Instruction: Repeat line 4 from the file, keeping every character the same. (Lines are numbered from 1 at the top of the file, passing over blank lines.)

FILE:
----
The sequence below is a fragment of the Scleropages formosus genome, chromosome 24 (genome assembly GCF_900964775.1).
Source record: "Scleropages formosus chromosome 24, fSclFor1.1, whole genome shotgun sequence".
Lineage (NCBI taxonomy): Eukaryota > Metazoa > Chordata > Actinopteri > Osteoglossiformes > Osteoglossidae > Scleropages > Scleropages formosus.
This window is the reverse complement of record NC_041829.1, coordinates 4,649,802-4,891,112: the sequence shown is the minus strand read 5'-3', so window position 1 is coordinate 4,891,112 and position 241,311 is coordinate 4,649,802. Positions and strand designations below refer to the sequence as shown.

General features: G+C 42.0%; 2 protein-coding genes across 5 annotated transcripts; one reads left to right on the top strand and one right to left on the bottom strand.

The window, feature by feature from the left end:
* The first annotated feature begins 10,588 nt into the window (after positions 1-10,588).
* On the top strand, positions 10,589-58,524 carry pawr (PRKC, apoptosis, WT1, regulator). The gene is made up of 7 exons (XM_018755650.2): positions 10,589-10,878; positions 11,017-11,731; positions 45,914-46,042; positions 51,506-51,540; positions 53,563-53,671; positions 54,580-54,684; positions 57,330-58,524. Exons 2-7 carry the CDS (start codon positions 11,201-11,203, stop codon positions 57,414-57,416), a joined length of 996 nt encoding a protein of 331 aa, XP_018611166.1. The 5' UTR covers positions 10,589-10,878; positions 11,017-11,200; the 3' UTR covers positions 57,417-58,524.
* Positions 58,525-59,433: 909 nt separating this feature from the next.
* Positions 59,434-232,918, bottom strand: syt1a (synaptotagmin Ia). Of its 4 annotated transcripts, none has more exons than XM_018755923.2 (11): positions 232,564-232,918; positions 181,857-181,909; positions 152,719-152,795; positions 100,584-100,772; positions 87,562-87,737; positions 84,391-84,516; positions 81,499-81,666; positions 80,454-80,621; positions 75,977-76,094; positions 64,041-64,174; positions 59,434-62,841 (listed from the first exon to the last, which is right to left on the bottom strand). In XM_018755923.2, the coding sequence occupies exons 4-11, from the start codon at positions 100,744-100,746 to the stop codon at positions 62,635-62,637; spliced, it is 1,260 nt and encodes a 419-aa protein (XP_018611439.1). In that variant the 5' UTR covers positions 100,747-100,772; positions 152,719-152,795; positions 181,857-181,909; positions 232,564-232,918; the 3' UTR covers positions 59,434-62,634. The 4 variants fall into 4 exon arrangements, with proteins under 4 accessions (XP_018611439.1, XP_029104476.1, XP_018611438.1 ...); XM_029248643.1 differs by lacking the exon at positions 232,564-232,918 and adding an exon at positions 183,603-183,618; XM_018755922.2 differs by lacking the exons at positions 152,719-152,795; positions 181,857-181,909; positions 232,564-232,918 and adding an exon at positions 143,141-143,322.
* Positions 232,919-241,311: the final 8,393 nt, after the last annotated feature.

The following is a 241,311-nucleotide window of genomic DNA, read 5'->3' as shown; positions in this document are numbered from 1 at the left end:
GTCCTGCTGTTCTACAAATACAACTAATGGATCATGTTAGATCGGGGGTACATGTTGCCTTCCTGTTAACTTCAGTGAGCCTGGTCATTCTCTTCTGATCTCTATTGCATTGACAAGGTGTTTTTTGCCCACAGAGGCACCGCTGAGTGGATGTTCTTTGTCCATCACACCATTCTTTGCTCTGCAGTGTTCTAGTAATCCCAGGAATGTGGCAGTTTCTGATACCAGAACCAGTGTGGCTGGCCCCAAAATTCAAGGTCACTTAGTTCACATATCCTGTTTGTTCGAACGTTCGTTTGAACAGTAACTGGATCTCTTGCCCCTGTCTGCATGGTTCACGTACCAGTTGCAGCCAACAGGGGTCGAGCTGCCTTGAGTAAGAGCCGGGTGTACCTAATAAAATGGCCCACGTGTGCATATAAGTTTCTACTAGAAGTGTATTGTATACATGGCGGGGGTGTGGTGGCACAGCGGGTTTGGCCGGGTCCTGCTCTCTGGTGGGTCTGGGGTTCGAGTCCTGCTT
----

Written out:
This window is the reverse complement of record NC_041829.1, coordinates 4,649,802-4,891,112: the sequence shown is the minus strand read 5'-3', so window position 1 is coordinate 4,891,112 and position 241,311 is coordinate 4,649,802. Positions and strand designations below refer to the sequence as shown.